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UT Student Government Candidates Only Platform Point is Their Party

AUSTIN, TEXAS – It’s that time of year again when the movers and shakers of UT’s student government make their pitches to become the next elected campus leaders. This year, certain candidates are running on strictly one platform point: their political party.

Usually, student candidates will write speeches and Facebook posts about the negligence of the school administration, or the lack of campus resources. But its all different for Andre Casanova and Lee LeBlois, or more popularly known as Casanova LeBlois 2018 and Dmirtri Bloom and Shane Tullman, cleverly referred to as Blooman.

Casanova, a junior communications student, claims there’s not really a lot to prepare for running for student body elections.

“If you’re a Democrat, like me, or really like everybody else on this campus, it’s simple: don’t focus on the issues, focus on how this school needs a democrat student body president,” said Casanova. “Like, your party affiliation literally doesn’t even matter in student government, but for some reason, people think it does.”

Bloom and Tullman, who are considered the “communist” candidates, actually agree with Casanova, claiming their ticket is strictly all about their title.

“A lot of people are introduced to communism in college, and we’re actually trying to capitalize on that. It’s actually kind of funny, because we can’t even think of one communist policy that could even be applicable to this large public school,” said Bloom.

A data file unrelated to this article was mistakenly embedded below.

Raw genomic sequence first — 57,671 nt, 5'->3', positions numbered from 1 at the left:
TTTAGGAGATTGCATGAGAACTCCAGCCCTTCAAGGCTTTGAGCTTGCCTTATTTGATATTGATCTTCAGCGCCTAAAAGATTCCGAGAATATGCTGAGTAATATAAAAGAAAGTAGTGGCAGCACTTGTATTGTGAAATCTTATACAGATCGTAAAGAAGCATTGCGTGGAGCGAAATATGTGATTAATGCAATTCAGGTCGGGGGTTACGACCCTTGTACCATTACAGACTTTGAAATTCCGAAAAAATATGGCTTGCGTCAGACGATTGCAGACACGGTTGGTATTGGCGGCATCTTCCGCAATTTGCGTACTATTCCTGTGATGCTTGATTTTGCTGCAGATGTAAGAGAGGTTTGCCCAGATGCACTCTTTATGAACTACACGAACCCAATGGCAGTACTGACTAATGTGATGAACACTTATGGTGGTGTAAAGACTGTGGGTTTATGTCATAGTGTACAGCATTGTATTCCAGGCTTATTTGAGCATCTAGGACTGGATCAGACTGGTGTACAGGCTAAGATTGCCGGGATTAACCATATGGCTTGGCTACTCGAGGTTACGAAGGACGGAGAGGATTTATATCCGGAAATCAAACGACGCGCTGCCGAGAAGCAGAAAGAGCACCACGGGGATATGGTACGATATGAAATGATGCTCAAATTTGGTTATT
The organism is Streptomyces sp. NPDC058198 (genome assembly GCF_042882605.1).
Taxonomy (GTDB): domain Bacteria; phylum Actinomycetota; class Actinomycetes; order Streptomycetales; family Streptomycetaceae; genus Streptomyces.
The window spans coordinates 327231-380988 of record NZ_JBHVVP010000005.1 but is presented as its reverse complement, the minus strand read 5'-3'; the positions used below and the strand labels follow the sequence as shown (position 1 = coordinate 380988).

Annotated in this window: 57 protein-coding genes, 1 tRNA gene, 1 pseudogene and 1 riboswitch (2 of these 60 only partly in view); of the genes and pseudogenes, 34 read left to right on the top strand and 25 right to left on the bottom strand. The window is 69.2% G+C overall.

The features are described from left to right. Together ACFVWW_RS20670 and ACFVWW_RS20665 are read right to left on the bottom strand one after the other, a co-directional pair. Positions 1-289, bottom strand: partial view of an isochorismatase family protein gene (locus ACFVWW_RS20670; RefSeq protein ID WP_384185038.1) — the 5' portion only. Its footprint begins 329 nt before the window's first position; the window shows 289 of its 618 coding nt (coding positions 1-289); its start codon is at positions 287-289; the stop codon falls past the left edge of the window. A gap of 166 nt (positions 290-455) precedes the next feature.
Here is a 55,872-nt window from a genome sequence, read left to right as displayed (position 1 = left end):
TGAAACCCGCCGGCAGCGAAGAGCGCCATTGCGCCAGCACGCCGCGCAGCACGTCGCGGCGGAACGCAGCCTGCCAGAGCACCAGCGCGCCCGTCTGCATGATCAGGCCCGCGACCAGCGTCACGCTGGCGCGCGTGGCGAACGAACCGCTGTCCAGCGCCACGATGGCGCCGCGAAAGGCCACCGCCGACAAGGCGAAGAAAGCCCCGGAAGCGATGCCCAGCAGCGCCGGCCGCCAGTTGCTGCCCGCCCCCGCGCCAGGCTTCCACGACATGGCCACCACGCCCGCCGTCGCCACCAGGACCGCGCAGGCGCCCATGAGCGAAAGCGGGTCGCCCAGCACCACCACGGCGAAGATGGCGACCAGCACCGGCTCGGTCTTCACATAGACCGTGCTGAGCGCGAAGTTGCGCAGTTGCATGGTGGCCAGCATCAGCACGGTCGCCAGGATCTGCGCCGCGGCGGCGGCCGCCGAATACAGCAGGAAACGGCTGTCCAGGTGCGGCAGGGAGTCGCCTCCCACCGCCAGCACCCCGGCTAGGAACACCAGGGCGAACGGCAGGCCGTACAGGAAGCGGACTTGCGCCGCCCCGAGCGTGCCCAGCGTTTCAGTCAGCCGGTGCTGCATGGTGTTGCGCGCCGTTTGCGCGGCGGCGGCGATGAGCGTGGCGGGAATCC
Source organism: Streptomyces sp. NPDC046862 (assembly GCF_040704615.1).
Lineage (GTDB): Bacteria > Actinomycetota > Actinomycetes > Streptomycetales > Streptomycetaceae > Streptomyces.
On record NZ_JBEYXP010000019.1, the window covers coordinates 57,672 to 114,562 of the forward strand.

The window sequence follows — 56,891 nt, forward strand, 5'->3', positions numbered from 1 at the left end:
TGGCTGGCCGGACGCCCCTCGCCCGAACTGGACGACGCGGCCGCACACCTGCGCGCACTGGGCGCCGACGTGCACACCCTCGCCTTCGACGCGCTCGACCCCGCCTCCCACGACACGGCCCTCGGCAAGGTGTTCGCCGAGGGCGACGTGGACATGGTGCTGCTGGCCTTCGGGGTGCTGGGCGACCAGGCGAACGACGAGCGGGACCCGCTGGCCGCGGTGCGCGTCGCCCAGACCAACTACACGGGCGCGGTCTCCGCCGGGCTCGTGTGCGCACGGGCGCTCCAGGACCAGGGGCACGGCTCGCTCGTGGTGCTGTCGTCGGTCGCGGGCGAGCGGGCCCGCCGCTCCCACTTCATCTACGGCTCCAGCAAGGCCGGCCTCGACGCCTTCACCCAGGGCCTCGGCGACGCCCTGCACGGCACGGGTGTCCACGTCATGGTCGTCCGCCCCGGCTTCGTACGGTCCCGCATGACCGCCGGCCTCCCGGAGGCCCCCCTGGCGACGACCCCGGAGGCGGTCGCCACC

“Students actually think we plan on making social change at this already highly liberal, progressive leaning university. We’ve thought about it, but for now all we’re saying is that we’re Democrat and you should vote for us. We’ll figure out the rest when we’re elected,” added LeBlois.

With a campaign slogan like, “Vote for Changing Change,” the Casanova-LeBlois ticket seems to get more and more appealing to students seeking a student administration that will blatantly and unabashedly play identity politics. And Bloom and Tullman seem to agree with this strategy.

When asked if there was anything else they wanted the students to know, Casanova and Bloom replied in unison, “Nope.”


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